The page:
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Amarna Art

Armana art: the king's army [E.GA.4514.1943]
Armana art: the king's army [E.GA.4514.1943]

Alongside the religious innovations that Amenhotep III and Akhenaten introduced, there emerged a new style in Egyptian art.

It scarcely shows up on the relief under discussion, but the appearance of Akhenaten himself in official depictions was remarkable and unprecedented. He is shown with a bulbous head that rests upon a long and slender neck. His chin juts, his nose is broad and long, his lips thick and protuberant. His body is effeminate, with particular emphasis on the breasts, buttocks and thighs. It has been suggested that Akhenaten suffered from a condition known today as Marfan’s Syndrome, and that this was reflected in his official image.

Statue
Statue

But his odd appearance seems to have been emulated in depictions of his courtiers. An unfinished and much abraded limestone head in the Fitzwilliam [E.GA.4524.1943], depicts one of the royal Amarna women, perhaps even Akhenaten’s wife Nefertiti.

The king's army
The king's army

Another relief sculpture in the Fitzwilliam, [E.GA.4514.1943], shows that even the king’s army were represented in this new way. The soldier on the left has the same bulbous head with long, sloping forehead and jutting chin, the same pronounced belly and skinny limbs, as his ruler.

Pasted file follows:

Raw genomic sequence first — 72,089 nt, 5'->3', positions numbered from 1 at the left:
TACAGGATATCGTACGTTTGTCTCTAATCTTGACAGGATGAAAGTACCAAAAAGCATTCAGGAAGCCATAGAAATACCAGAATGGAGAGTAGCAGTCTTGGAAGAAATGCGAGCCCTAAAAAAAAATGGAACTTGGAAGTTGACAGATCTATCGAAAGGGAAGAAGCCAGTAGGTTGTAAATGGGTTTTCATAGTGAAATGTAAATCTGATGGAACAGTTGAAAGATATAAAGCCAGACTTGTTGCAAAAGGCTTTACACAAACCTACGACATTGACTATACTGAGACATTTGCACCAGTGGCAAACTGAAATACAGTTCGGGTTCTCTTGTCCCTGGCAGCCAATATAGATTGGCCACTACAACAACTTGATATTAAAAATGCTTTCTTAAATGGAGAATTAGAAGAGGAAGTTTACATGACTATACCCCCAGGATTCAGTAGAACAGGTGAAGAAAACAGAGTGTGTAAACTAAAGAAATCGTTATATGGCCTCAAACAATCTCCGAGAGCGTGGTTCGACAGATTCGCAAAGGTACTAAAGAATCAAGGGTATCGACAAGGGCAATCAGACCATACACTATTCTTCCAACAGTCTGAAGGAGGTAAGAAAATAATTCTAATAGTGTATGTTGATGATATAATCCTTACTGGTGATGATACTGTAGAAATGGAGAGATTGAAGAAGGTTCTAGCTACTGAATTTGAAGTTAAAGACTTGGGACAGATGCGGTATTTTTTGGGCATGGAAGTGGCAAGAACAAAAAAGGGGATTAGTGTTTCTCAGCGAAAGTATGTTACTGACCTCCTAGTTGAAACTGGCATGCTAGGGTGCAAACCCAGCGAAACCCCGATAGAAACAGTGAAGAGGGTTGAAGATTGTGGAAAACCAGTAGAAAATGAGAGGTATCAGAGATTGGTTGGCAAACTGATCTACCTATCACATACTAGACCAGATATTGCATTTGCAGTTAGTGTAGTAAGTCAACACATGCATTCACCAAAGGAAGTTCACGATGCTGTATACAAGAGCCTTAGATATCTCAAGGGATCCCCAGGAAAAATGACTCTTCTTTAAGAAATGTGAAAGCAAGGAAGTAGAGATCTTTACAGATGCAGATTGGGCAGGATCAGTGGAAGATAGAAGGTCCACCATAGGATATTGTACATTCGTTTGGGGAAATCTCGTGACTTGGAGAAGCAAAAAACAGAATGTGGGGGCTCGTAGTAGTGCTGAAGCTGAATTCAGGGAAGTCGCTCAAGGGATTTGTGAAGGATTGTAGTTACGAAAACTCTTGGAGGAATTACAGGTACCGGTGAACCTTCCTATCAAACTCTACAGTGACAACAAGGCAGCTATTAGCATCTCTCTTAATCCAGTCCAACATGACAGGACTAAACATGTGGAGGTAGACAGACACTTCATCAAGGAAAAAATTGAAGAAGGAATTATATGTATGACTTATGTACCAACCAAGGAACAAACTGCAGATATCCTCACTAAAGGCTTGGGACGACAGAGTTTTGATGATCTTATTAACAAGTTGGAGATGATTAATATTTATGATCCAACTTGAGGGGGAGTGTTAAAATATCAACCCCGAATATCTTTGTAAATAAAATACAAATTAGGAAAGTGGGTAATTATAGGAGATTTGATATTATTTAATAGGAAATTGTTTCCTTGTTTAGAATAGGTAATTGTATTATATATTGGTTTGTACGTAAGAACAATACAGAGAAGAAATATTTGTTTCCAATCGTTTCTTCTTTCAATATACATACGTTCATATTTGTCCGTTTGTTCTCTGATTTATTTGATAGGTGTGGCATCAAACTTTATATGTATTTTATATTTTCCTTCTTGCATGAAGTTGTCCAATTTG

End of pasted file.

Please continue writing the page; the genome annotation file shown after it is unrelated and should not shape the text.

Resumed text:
Another way in which the art produced under Akhenaten and his father broke from precedent was in its frequent depiction of royal family life. Women had always been depicted in Egyptian art, but never so often, nor on so large a scale. An unfinished carved carnelian in the Fitzwilliam, below [E.GA.4606.1943], shows Akhenaten embracing and kissing his wife Nefertiti, while each puts a free arm around a child. It is a remarkably intimate subject for Egyptian art, although other carvings from Amarna also show the royal couple embracing.

Carnelian Gem
Carnelian Gem

Three years after Akhenaten’s death, the royal capital of Egypt moved back to Memphis, and the traditional gods were restored. Much of the art produced under Akhenaten was systematically destroyed or re-used. It is all the more ironic, then, that a beautifully preserved bust of his wife Nefertiti, now in the Berlin Museum, has today become an icon of Egyptian beauty for any age or reign.

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